The broad framework for an overhaul of the immigration laws in the United States outlined by the leadership of the Republican Party in the House of Representatives will this week ask for a pathway to legal status, rather than citizenship, for the great majority of the estimated 11 million undocumented immigrants that are currently living illegally in the country, aides claim; with a pathway to US citizenship to be offered to those who were brought to the US when they were children.
However, many conservative voices and leading strategists are urging for the push for immigration reform to be delayed or cancelled altogether to avoid the midterm elections being subsumed by an internal party rupture over the issue.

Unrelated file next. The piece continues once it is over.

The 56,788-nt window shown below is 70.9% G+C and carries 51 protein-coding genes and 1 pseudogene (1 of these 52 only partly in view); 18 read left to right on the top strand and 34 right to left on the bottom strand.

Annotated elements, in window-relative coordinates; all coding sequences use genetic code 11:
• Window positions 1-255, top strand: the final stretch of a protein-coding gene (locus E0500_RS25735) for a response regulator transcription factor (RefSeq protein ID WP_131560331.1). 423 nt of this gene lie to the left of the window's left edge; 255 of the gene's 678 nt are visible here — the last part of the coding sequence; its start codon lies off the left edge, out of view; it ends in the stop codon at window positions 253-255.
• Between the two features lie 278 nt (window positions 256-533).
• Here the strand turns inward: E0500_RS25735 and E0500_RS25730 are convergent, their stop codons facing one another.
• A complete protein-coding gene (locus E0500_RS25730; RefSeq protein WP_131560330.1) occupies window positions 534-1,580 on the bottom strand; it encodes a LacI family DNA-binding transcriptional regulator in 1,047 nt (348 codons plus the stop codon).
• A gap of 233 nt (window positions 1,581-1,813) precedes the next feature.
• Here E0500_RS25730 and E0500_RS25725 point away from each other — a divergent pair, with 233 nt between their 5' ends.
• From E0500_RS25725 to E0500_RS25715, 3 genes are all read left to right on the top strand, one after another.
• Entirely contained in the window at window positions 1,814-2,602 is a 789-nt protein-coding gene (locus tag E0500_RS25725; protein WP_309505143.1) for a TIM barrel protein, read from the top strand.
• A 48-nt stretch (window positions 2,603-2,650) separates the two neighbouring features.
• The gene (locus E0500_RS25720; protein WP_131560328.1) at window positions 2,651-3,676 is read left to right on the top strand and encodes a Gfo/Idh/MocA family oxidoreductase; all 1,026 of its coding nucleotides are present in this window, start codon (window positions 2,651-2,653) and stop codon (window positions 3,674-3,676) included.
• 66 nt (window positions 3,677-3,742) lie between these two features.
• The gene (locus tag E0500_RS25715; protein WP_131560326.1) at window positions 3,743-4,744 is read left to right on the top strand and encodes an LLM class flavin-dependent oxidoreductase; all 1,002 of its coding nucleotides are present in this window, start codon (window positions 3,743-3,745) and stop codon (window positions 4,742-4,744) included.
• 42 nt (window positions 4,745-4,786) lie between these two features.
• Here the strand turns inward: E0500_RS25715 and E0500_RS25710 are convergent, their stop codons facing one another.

Despite the criticism, the reality remains that the Latino community has been abandoning the Republican Party in droves due to their attitude to immigration and the new “statement of principles” is a clear attempt to try and reverse that trend. The statement, which is little more than a page, criticizes the higher education system in the United States for educating the best and brightest students in the world, who are then unable to get a green card and are forced to return to their home countries.
Business groups are strongly behind the Republican Party leaders who believe that an immigration overhaul is crucial if they have any chance of clawing back lost ground with those in the Latino community and other immigrant voters.